Q & A Library
New Uses for Botox?
I thought Botox was for smoothing skin, but I keep hearing about other uses. Does it really cure migraines and relieve bladder problems? How safe is it?
Answer (Published 7/10/2006)
Shots of the toxin sold under the brand-name Botox are widely used to smooth out facial lines such as forehead furrows, frown lines and crow's feet. According to the American Society of Plastic Surgeons some 3.8 million Botox procedures were performed in the United States in 2005.
Botox is made from botulinum toxin A, a bacterial toxin that, in high doses, can cause potentially fatal illness. However, the tiny amounts injected into the skin blocks the local release of acetylcholine, a neurotransmitter needed for muscle function. The effect is to paralyze the facial muscles that over time create lines. As a result, you won't be able to squint, frown or raise your eyebrows as long as the effect lasts, usually about four months. Then, if you liked the results, you'll have to have the procedure repeated.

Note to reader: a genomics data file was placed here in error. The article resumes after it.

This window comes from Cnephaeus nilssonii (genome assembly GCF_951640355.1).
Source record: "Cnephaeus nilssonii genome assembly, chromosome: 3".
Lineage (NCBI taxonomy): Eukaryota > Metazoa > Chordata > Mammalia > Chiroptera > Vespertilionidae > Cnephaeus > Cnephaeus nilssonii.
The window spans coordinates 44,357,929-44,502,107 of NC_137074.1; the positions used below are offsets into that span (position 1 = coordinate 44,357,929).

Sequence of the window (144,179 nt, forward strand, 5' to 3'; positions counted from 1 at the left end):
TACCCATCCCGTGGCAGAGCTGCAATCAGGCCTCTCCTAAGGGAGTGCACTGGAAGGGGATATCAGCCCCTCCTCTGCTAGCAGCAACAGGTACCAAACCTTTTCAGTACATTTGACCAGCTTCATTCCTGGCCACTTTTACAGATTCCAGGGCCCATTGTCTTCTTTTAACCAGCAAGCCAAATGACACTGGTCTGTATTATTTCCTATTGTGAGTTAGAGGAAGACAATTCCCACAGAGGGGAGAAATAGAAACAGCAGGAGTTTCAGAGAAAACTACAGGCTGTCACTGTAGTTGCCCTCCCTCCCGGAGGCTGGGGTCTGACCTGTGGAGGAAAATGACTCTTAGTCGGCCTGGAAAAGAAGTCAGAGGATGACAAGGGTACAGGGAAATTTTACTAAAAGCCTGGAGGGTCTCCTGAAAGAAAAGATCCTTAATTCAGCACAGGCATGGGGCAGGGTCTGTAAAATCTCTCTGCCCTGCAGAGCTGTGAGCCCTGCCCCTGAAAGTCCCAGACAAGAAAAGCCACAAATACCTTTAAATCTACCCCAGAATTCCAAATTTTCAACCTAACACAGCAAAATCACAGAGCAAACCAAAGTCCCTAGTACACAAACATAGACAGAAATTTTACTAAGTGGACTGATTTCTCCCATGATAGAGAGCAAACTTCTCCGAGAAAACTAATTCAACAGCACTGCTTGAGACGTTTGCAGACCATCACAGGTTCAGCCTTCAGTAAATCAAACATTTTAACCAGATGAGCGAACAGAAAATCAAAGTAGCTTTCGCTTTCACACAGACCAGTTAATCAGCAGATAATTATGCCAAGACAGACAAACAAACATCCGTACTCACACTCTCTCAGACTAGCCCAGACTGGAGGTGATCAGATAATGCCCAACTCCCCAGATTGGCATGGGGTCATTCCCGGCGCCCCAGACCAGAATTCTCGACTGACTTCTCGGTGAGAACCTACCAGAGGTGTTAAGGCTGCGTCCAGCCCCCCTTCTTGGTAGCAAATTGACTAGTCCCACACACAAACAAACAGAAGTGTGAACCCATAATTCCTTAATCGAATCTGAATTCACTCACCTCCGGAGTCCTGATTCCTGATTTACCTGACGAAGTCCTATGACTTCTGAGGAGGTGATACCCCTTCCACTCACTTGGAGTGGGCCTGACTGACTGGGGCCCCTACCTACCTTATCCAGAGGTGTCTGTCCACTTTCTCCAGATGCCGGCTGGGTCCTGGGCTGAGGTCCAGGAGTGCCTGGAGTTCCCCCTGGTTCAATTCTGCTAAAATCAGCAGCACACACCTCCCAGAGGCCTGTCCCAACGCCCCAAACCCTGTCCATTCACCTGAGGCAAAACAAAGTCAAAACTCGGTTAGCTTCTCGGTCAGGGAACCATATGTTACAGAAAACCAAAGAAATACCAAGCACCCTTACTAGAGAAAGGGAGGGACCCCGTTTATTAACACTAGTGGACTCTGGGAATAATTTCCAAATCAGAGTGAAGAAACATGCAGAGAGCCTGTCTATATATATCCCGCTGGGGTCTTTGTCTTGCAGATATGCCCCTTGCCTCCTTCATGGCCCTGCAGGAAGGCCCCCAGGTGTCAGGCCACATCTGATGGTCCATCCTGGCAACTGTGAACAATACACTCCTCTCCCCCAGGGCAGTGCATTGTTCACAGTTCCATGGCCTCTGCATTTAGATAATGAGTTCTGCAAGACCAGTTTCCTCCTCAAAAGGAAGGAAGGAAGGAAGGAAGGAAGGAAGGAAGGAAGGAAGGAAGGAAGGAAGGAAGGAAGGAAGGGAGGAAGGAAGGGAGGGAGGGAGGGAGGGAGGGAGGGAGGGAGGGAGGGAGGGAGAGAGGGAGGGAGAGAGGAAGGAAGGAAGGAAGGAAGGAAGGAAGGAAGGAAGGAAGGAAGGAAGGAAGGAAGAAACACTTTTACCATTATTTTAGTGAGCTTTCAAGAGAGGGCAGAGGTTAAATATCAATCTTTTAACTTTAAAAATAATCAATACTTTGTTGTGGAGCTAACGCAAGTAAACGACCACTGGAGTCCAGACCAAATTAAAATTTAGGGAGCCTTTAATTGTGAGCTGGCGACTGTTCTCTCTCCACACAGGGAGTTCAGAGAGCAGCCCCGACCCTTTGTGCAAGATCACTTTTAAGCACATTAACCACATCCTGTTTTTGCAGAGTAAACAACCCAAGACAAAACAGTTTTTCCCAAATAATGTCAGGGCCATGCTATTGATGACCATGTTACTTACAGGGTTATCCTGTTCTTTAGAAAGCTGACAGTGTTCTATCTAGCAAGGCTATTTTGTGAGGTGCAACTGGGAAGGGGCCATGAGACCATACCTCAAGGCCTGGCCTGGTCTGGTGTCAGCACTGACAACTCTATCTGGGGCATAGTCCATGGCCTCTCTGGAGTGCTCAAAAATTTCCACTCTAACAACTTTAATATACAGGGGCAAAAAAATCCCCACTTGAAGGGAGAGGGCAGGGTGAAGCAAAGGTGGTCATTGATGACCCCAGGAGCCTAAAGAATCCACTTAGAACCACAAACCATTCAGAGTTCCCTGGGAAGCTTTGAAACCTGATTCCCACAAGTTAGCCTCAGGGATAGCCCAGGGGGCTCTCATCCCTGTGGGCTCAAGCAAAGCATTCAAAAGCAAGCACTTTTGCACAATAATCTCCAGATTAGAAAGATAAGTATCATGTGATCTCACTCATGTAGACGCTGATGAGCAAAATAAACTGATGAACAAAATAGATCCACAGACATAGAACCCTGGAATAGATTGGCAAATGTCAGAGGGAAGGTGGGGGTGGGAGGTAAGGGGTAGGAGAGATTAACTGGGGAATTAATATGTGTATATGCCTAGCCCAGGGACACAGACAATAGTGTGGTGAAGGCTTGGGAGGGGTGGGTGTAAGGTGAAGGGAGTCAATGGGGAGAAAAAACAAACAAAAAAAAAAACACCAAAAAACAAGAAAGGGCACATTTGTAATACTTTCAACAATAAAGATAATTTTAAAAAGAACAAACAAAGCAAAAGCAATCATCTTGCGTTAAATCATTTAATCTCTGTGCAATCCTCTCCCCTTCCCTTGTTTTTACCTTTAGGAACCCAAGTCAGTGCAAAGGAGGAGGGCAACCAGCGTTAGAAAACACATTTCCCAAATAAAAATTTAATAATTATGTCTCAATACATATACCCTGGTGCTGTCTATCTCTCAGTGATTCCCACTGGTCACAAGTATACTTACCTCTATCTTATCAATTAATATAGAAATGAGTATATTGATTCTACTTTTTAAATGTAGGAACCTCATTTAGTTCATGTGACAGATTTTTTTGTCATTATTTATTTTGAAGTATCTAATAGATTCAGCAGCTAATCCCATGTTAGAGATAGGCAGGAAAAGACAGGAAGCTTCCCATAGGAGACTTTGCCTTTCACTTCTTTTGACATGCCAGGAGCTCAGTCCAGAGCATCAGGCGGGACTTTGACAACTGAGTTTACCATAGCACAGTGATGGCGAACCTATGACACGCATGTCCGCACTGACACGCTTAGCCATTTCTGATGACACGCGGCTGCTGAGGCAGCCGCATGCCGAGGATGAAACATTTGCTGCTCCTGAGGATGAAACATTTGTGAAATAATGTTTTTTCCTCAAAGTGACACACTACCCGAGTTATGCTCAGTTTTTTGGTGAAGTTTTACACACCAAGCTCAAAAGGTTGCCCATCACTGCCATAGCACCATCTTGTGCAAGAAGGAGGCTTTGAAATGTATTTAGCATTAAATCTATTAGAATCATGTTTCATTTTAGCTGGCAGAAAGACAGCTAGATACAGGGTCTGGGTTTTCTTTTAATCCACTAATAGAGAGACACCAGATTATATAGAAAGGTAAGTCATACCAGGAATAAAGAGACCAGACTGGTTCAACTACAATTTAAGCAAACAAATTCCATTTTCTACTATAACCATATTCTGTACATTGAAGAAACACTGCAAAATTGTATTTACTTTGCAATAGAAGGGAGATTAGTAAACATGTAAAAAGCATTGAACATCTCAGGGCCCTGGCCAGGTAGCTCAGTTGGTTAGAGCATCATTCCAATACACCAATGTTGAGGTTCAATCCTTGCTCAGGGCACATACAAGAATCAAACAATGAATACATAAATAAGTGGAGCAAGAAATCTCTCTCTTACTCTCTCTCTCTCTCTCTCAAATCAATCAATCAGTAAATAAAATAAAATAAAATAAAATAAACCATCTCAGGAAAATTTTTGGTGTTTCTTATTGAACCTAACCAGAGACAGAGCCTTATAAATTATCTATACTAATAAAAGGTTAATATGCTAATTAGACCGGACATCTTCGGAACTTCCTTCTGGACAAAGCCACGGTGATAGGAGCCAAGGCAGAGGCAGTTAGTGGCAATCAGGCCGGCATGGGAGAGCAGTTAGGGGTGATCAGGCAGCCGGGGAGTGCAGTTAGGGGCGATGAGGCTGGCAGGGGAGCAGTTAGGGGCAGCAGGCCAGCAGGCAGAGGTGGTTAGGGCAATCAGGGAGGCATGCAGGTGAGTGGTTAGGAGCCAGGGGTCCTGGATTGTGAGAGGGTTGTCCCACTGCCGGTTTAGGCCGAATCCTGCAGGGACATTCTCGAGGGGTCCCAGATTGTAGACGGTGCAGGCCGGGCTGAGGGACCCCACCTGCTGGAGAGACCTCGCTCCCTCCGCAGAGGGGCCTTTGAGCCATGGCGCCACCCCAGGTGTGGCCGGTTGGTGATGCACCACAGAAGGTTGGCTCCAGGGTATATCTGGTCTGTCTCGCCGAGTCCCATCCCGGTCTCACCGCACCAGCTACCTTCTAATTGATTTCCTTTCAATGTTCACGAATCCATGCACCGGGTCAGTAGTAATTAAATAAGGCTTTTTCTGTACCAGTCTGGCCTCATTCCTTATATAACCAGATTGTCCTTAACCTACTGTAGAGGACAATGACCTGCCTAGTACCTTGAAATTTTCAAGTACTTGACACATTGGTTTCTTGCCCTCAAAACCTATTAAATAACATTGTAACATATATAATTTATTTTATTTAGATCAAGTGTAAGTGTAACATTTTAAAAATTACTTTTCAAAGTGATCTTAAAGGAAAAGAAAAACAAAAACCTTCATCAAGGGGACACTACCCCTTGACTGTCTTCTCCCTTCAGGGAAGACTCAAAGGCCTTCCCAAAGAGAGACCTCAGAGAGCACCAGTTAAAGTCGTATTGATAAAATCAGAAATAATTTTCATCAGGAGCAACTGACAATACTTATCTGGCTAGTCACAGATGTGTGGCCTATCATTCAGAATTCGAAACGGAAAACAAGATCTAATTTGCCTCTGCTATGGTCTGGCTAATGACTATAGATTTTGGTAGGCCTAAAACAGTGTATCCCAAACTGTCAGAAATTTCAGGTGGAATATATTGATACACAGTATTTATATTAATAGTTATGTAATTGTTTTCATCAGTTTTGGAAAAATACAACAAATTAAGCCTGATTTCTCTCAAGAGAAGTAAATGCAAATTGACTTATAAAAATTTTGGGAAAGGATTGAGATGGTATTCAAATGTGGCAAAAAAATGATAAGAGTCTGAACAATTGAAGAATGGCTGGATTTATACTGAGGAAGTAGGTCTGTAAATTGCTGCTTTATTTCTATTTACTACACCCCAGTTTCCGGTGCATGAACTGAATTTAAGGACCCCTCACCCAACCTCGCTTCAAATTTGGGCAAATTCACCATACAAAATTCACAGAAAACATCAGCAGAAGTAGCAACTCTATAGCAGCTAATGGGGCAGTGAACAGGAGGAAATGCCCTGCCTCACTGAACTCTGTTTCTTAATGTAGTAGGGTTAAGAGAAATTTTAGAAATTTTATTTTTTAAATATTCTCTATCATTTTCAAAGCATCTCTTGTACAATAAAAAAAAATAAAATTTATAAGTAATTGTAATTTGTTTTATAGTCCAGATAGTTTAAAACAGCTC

In addition to its cosmetic uses, Botox has been approved by the FDA for treatment of the following medical conditions:
In addition to these conditions Botox appears to provide short-term relief for some patients with migraine headache, overactive bladder and tennis elbow and is being studied for symptomatic relief of other disorders ranging from cerebral palsy to arthritis and stroke.
Bear in mind that while health insurance probably will cover the cost of FDA-approved Botox treatment for medical problems, it won't reimburse for cosmetic procedures or experimental approaches for medical conditions.
Like many treatments, Botox isn't 100 percent safe, so be sure to assess benefits and risks with your doctor. If you're interested in Botox injections for cosmetic purposes, I urge you to find a qualified plastic surgeon or dermatologist who has a positive track record of performing the procedures. Improperly used Botox injections can lead to serious health problems, severe facial paralysis, deformity and, in the wrong hands, death.
Andrew Weil, M.D.
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